Thinking of using animation for your business? Maybe you’ve seen one or more of the countless animations on the web that explain some business or product. Or you think the idea of an animated TV commercial would be perfect for what you’re trying to sell.
But where does one start? What is the process? Everyone has seen cartoons, but how do we go from that to actually having an animated character talk about YOU?
The benefits of using animation are numerous and can be found in more detail in other articles. But – in a nutshell – animation appeals to the viewers’ hearts as well as their minds – much more effective than “talking heads” and video at getting your message across. Viewers have higher retention rates with animation. Animation can usually cost less than live action video. And on and on…
So you know why you want animation, but what is the process?
When you hire an animation studio the first thing that should happen is a consultation. This is usually free (up to a point). In our case, Pencilman Animations – we want to know what your main goals are. The gist of your business and message. Whether or not you need a main “logo character” or just general animated situations and people. You are the expert of your business, but a good animation studio will help you define your message and offer advice on a way to proceed.
A plan is laid out. Script and character ideas are discussed. This is the brainstorming stage and the most revelatory.
The “Character” of Your Business
A “logo character” is a character that represents your business or product. He can act as your spokesperson/narrator and someone who the viewing public will identify with your particular brand identity. Think the Geico Lizard, Snoopy for MetLife, even Tony the Tiger. Not all businesses or associations will need a logo character, but it’s worth considering and should be discussed in the consultation.
…animation appeals to the viewers’ hearts as well as their minds…
The Script and Character Sketches
Not all animation companies follow the same process, obviously – but again – in the case of Pencilman Animations, we will work on scripting ideas and character sketches at roughly the same time. Sometimes the full idea is only visible by seeing all its parts.
You, the client, will get to see and approve the direction as it is developed. Does the main character need more hair? Are the colors looking right? Maybe you think the “squirrel” character is not working but would like to see a English Bulldog!
Most web animations are between 60-90 seconds. The script is fairly short so needs to be scrutinized. It should informative, educational, feature a “call to action” and in most cases – be fairly humorous. Humor goes a long way on the web and gets viewers to watch and hopefully even share the video. Don’t be afraid of “funny” in your script as long as it still gets the message across. To that end, an animation studio with a good writer is essential.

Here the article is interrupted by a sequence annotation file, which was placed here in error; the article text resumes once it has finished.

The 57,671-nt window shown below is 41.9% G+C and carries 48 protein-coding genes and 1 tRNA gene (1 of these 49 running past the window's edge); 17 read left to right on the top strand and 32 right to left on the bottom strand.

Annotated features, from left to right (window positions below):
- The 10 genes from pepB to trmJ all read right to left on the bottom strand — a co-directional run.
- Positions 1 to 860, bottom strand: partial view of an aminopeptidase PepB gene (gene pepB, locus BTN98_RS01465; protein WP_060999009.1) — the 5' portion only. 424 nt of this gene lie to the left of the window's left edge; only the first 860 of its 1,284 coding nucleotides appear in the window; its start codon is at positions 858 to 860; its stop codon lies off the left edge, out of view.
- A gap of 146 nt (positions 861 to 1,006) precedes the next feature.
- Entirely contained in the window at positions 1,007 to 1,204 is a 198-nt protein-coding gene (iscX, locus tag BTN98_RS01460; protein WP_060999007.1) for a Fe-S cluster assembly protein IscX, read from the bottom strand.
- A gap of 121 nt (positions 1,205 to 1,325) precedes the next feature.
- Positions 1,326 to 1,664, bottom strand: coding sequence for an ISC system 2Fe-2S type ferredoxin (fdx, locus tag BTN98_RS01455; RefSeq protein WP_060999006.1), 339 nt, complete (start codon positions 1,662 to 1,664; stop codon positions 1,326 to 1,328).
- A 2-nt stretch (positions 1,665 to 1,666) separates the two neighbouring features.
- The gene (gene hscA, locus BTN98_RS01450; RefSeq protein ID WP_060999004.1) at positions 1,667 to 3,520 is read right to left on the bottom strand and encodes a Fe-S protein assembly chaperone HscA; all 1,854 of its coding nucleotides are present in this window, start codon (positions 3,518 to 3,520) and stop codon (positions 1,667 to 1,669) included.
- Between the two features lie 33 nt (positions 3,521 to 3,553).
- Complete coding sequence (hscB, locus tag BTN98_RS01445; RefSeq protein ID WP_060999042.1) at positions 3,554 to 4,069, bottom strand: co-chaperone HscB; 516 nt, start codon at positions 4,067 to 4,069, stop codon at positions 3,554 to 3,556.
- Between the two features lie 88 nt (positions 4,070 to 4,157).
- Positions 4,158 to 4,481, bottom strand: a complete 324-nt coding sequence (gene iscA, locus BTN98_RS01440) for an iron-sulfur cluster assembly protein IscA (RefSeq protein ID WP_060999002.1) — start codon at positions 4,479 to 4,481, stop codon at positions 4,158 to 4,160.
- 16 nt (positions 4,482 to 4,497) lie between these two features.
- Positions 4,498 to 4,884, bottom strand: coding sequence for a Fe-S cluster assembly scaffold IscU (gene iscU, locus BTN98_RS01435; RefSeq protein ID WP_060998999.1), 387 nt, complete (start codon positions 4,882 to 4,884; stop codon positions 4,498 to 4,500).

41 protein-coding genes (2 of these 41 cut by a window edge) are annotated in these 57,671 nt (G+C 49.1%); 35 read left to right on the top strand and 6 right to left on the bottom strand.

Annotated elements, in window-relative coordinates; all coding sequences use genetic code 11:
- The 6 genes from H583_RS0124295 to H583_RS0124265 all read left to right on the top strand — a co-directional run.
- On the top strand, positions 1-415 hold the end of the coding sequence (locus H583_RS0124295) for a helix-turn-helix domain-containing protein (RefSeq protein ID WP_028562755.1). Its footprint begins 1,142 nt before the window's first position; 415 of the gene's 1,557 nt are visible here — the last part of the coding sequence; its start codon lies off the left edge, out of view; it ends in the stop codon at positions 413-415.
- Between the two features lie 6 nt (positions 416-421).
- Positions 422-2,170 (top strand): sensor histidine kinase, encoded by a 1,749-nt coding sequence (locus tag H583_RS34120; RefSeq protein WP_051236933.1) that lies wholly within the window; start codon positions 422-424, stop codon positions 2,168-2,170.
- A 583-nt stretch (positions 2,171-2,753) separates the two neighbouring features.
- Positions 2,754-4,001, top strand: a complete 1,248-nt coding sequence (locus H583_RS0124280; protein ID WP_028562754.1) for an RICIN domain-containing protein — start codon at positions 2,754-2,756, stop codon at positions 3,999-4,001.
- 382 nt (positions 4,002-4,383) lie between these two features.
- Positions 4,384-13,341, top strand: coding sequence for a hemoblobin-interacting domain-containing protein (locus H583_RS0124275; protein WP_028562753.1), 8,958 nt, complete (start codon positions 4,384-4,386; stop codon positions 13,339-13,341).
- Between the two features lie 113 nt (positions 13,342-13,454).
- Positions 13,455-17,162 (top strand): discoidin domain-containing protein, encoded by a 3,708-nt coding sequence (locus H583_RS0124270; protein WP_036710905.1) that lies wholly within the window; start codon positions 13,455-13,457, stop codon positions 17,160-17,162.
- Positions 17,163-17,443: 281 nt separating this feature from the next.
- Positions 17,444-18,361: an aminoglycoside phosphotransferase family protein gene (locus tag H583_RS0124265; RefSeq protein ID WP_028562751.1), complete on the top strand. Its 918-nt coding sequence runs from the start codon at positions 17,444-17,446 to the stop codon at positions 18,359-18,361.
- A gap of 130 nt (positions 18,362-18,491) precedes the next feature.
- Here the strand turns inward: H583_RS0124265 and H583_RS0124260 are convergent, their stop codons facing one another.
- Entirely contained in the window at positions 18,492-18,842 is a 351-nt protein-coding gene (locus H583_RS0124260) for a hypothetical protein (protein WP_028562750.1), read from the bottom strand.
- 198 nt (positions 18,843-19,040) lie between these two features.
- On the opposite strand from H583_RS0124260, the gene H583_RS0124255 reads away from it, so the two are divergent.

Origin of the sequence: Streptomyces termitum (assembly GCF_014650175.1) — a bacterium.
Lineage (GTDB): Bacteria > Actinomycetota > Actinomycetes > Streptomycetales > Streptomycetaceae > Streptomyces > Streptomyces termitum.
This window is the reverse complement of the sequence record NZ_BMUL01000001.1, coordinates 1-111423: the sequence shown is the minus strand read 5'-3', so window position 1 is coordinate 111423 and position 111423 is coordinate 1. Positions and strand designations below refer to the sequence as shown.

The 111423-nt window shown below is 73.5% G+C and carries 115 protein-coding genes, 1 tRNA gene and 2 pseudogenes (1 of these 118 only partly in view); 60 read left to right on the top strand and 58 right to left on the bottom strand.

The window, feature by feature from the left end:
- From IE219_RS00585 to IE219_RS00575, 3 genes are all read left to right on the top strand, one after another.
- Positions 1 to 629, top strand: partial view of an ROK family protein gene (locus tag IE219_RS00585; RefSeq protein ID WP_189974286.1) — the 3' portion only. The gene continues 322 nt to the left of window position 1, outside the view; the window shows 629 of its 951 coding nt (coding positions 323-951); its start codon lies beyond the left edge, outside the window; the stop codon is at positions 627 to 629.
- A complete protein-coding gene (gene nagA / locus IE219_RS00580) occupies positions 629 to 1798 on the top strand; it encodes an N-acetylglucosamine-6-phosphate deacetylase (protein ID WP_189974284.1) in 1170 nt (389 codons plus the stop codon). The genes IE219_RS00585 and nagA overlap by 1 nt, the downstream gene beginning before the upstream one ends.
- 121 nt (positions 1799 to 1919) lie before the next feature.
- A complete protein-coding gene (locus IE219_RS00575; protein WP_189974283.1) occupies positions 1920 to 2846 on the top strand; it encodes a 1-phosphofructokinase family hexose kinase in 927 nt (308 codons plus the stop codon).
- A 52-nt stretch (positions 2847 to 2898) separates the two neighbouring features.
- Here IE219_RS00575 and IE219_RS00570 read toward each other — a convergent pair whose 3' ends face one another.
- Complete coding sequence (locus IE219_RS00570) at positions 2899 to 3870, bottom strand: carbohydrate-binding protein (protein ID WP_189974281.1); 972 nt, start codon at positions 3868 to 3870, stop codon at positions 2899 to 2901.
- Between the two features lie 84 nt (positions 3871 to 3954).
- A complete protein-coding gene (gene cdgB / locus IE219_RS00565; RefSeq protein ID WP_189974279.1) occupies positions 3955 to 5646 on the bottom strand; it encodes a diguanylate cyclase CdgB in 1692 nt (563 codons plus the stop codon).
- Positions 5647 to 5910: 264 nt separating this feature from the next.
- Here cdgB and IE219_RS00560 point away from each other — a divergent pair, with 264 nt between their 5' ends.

After the script is approved (very important) and the characters are finalized, the animation begins.
The animation company will have to first record voiceovers for the spot – for the narration and/or character voices. The voices come first before the animator can match the character’s facial movements to the sound.
The animation process itself is very time-intensive and detailed. You should expect to see some roughs every once in awhile to make sure you are happy with the overall look, feel and direction.
The character is built in 3D – something that is a lot more akin to modeling with clay than drawing. And then the character is outfitted with something called a “rig” – which is basically the “skeleton” of the character. Movements are created with “keyframes”.. a little movement – a keyframe… a little more movement – another keyframe. Textures, lighting, camera placement… and a zillion details you probably don’t want to concern yourself with.
The Final Film
And then the day comes… you have your final film! It’s funny, it gets the point across, it’s educational… the works.
Oh sure, you may want a small change or two… but remember to try not to make changes to the actual script after the animation is completed. That will usually result in extra charges (and rightly so, as that part of the animation will have to be completely scrapped and re-animated).
But usually a client will be delighted at seeing his ideas and his business come to life. Talk to your animation company through the process. Make sure you’re getting what you envisioned and let the experts also guide you through what you might not have known was possible.
Put it on your website, put it on YouTube, put it on TV… and watch your business, product or educational program benefit from the wonderments of animation!
Sean Sanczel has been a professional animator for over 15 years. His company is called Pencilman Animations.
Visit www.sanczel.com to see his work.